Wednesday, September 28, 2011

Games Galore

By THL Raffe Scholemaystre

Many games developed throughout period to entertain the gentles of the this time. Many of these games have been passed down to us nearly unchanged exfept for the name, while others have kept the name but have changed greatly over time.

Only some of the games that were played in period have been played throughout history. Games like Mancala, Marienbad (or Nim), the Morris variations and Tables (now generally called Backgammon) have existed in one form or another back to ancient Egypt and Mesoptamia and some back to pre-history. Dice have been found dating back to at least 900 BCE. Mancala and Morris and Marienbad seem to have been common in many cultures around the world.

Other games were developed in one area and spread elsewhere. The classic example is that of Chess. It was developed probably in India and was common in the Arabic world by the time of the Crusades under the name Shatranj. It was introduced into Europe and developed slowly into Renaissance Chess fairly similar to modern Chess.

Tables or Backgammon was popular in Roman times, faded and then was reintroduced again through Islamic culture. Backgammon started with many variations and eventually Nard would become the version most play today.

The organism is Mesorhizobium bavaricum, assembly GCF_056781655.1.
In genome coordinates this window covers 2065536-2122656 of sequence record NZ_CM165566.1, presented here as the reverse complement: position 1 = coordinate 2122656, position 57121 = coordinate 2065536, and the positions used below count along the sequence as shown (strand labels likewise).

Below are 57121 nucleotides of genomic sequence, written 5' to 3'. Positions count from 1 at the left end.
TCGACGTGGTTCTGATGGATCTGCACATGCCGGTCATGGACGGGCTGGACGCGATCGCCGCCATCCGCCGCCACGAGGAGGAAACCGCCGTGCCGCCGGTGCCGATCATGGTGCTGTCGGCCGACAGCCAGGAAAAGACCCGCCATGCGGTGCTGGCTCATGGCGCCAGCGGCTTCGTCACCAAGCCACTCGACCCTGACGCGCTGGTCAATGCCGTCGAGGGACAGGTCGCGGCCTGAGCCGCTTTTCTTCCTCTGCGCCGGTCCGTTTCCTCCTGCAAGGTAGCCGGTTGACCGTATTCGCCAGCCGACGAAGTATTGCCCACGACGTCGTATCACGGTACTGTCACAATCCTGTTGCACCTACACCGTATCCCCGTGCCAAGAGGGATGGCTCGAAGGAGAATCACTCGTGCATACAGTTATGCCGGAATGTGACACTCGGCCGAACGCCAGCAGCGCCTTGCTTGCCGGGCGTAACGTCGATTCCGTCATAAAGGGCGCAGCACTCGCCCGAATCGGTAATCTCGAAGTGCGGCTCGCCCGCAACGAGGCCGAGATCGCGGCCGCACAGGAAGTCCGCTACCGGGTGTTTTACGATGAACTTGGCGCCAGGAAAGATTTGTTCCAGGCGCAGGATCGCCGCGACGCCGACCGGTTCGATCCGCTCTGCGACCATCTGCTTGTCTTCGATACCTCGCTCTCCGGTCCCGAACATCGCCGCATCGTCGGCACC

The development of the playing card, around 1371, changed games forever. Dice became less important as cards gained popularity, One of the earliest card games, Thirty-One, was an adaptation of a dice game of the same name. Many late Medieval card games survive today, but under new names. Vieux Garcon became Old Maid, Andare a Piscere is Go Fish, and Noddy is a precursor to Cribbage, which was developed in the 1630’s.

However the games of Bridge, Poker, Rummy, Solitaire, Black Jack, Euchre, Dominoes and Chinese Checkers were developed after 1700 and many late in the 19th Century. While some games like Parcheesi did not reach Europe until the late 17th Century.

In the accompanying chart, I have attempted to layout what games were developed or introduced into what region and when. If a game was played in an earlier period, one can generally assume that the game was known later.       Since many rules varied by gepgraphy and over time, it is very important that the players opf a game agree on the rules you will be using before you begin play. For the exact rules for the games noted here please consult the texts listed below.

Smith, P.J., “Period Pastimes”, The Complete Anachronist #71, SCA Inc, Jan 1994

Schovanek, J., ed. “Indoor Games”, The Complete Anachronist #2, SCA Inc., Jan. 1983

Salamallah, Medieval Games, Raymond’s Quiet Press, Albuerque, NM, 1982.

Bell, R.C., Board and Table Games from Many Civilizations (Revised Edition), Dover Publications Inc., 1979

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